Reckoning with America’s History of Lynching and Racial Terrorism

Peace And Justice Memorial
These tragedies are part of our history. No matter how painful that truth is, it helps us recognize the mistakes we’ve made so that we don’t repeat them.
Barack Obama

EJI also hosted a Peace and Justice concert at Montgomery's Riverwalk Amphitheater featuring performances by The Roots, Dave Matthews, Usher, Common, Brittany Howard from Alabama Shakes, Jon Batiste, Kirk Franklin, Tasha Cobbs, Robert Glasper, Valerie June, Greg Phillinganes, Alabama State University Choir, and a surprise performance by Stevie Wonder. Although each performance was filled with emotion and dedication, the one song that hummed through my ears was “Strange Fruit” by Billie Holiday. I repeated the words “southern trees bear strange fruit” over and over again and while the lyrics never mention lynching, the metaphor was painfully clear.

EJI’s Executive Director Bryan Stevenson’s hope is that people will confront the pain, suffering, and anguish that was felt by black people during the terrorism of lynching. He also hopes people will see the humanity, strength, dignity, and the capacity to endure through each life that was taken and their family members who survived through it.

The memorial starts with a chain of slave sculptures, then proceeds with a selection of texts that craft a historical narrative leading to the central memorial, which features 800 suspended rusted steel columns, resembling strange fruit. Each column is titled with the county name and state, which follows inscribed names of each lynched victim. Those who remain unidentified are marked “unknown.”

“It feels very drenched in blackness in a very beautiful way. It’s exciting, it’s nourishing, it’s necessary.... This has to be a place where every American who believes in justice and dignity must come.” said Ava DuVernay, Oscar-nominated director of the documentary 13th.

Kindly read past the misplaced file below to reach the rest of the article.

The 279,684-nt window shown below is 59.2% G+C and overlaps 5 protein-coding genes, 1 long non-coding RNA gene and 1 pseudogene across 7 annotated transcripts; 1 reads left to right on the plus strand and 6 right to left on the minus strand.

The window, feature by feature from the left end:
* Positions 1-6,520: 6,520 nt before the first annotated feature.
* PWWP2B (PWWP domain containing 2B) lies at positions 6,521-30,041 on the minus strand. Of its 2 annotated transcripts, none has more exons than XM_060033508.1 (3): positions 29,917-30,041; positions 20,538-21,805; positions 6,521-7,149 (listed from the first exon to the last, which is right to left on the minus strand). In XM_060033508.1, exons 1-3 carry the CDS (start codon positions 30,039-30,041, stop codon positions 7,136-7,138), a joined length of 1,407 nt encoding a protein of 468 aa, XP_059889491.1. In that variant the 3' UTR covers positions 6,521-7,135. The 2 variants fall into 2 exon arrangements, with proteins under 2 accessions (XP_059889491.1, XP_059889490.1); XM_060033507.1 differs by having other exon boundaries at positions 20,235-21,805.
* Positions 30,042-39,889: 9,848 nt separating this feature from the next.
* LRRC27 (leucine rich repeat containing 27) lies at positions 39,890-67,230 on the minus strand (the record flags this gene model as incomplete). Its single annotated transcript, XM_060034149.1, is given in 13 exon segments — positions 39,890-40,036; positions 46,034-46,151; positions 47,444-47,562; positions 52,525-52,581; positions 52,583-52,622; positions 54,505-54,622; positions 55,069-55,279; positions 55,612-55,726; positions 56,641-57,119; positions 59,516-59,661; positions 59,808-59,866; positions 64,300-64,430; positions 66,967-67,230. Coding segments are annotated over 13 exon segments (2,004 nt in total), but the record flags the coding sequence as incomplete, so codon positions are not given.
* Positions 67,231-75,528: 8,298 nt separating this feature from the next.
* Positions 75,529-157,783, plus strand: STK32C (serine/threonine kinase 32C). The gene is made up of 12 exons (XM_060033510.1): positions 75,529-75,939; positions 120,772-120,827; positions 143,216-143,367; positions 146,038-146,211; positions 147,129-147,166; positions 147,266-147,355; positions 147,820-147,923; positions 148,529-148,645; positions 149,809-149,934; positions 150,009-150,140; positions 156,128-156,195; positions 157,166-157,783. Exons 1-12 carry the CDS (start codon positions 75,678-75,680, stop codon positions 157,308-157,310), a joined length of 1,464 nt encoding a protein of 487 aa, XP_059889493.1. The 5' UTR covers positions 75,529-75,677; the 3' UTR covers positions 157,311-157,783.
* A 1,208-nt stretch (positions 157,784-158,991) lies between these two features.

The hanging columns were conceived in collaboration with Michael Murphy of MASS Design Group, a Boston-based architecture firm best known for its public-interest projects in Africa and Haiti. In the park around the central memorial are 800 duplicate pillars, waiting to be adopted by their respective counties. Over time, this will reveal which communities have helped spread the Memorial’s message—and which have not. 

The museum houses the nation's most comprehensive collection of data on lynching. It also offers unseen archival information brought to life through first-person accounts from enslaved people as they narrate the sights and sounds of the domestic slave trade. The extensive research and videography helps visitors understand the racial terrorism of lynching, and the humiliation of the Jim Crow South. 

"There is still so much to be done in this country to recover from our history of racial inequality," Stevenson said. "I'm hopeful that sites like the ones we are building and conversations like the ones we're organizing will empower and inspire people to have the courage to create a more just and healthy future. We can achieve more in America when we commit to truth-telling about our past."

We can achieve more in America when we commit to truth-telling about our past.
Bryan Stevenson

As Stevenson mentions, there is much to do to recover from our history of racial inequality. Vera is committed to addressing racial disparities in the justice system, as well as ending the era of mass incarceration that has devastated communities of color. Until then, we will continue to confront our history and begin healing. 

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